Proportioning machines come in all shapes and sizes from several manufacturers. There are several major distinctions to consider when specifying and purchasing a machine: type of drive system, output and pressure capacity, heating capacity, and electrical system are the majors. Maximum and minimum hose lengths may be affected by the choices made in these major component areas.
Pump Drive System
The drive system is what forces the metering pumps to go up and down, or back and forth. The metering pumps are the pumps that proportion, or ratio, the materials and move them out through the machine and hoses to the gun. Most drive systems are pneumatically, electrically, or electric-hydraulically driven. Pneumatically driven machines are typically less expensive, but because air is compressible, hydraulic drives are considered to be of higher performance.
Output & Pressure Rating
A machine’s output rating is a measurement of how much mixed foam the machine will dispense in any given time period. Output is typically classified in pounds per minute, gallons per minute, or kilograms per minute. The machine’s pressure rating is a measurement of how much pressure the machine will generate to mix the chemicals at the spray gun. Pressure is typically classified as pounds per square inch (psi.) or bar for metric pressure measurement. Keep in mind that equipment manufactures often classify their machine’s maximum pressure rating as a static pressure. Operating pressure is often less than what is rated. It is important to make sure that your spray gun’s output and pressure ratings are matched to your machine.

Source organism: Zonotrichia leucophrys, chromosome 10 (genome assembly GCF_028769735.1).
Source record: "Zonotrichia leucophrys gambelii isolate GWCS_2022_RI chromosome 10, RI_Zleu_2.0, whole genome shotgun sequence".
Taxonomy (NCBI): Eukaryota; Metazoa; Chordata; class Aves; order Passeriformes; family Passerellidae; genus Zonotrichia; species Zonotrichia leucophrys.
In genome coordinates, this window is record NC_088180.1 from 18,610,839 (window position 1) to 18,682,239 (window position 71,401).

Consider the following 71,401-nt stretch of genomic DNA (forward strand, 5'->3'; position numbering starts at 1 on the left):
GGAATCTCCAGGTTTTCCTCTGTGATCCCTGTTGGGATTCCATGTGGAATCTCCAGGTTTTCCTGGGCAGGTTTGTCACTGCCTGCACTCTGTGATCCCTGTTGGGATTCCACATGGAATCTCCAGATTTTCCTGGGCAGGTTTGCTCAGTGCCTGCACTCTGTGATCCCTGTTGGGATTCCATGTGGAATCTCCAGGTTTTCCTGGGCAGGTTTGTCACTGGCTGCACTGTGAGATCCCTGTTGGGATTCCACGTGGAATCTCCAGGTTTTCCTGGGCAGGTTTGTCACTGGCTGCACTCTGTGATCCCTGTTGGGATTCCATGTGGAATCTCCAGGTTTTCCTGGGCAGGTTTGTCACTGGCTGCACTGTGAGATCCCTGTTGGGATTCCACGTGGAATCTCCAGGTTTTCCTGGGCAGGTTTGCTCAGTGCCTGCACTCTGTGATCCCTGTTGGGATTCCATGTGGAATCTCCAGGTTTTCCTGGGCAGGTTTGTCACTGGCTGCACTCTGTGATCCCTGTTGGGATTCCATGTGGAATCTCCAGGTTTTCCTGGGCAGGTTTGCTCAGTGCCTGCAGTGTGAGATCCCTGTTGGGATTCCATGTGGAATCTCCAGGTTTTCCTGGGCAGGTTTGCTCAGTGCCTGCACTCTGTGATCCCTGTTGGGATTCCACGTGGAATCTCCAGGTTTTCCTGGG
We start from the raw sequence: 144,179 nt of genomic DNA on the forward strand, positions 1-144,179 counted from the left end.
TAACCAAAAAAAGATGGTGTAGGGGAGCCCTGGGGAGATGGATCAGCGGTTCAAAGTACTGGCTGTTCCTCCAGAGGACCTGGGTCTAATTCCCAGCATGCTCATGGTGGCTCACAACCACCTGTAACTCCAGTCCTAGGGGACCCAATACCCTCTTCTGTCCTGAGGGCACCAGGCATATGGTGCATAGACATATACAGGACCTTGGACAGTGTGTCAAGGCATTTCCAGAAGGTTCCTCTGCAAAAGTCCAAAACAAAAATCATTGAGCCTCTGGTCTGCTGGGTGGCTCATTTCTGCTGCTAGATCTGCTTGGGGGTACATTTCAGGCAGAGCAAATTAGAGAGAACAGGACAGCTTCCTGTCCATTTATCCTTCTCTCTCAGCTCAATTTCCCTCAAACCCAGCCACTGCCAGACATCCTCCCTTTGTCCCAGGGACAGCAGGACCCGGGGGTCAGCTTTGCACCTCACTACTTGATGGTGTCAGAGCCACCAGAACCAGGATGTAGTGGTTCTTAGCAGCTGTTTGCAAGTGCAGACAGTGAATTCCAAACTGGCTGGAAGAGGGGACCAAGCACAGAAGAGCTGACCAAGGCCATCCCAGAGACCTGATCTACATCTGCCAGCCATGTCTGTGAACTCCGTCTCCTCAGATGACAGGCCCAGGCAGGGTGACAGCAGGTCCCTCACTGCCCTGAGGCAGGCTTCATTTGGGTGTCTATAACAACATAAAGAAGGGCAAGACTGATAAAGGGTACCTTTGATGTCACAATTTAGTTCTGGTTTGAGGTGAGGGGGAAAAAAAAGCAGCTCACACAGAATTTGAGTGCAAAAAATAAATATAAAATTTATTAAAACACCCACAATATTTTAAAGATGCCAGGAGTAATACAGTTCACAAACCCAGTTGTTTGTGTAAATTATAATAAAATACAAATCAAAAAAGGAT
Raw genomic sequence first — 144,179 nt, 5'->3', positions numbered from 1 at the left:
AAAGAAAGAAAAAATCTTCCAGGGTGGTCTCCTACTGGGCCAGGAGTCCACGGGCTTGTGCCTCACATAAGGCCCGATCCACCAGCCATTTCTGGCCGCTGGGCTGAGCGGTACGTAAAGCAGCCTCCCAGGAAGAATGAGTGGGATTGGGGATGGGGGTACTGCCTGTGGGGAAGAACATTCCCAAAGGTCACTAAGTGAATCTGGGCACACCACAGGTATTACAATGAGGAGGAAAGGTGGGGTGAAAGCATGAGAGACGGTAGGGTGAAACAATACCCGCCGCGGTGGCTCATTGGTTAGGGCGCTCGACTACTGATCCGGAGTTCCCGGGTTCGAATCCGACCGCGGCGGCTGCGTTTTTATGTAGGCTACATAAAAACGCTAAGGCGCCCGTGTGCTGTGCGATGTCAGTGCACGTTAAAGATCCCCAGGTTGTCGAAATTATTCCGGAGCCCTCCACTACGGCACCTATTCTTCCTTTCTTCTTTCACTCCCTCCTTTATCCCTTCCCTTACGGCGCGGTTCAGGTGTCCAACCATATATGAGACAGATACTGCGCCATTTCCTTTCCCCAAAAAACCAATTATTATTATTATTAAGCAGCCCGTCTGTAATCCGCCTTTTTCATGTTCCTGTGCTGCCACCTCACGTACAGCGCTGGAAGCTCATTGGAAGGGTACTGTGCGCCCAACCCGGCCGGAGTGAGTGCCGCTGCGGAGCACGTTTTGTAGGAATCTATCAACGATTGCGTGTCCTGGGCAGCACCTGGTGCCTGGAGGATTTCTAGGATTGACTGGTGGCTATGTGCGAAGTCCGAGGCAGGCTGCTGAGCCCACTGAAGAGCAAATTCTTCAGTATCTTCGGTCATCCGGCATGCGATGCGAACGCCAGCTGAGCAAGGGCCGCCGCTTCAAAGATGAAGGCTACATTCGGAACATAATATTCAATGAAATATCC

Most spray foams are commonly processed at 140°F-150°F. This temperature requirement is primarily to lower the viscosity of the liquid chemical components to assist in pumping and mixing. Often times the temperature of the material can affect spray pattern development and the physical properties of the finished foam product, so it is very important to assure the machines heating system is in good working order, and of enough capacity to keep up with the output of the machine.
Most proportioning machines have heaters and control systems which require an electrical connection. Hydraulic machines use an electric motor to power the hydraulic drive system, which also requires electricity. Proportioning machines can typically be ordered by the manufacturer to operate anywhere in the world. Common electrical voltages are single-phase 220v, three-phase 220v and 380v. Know where your machine will be used and be sure it is compatible with the available electrical system.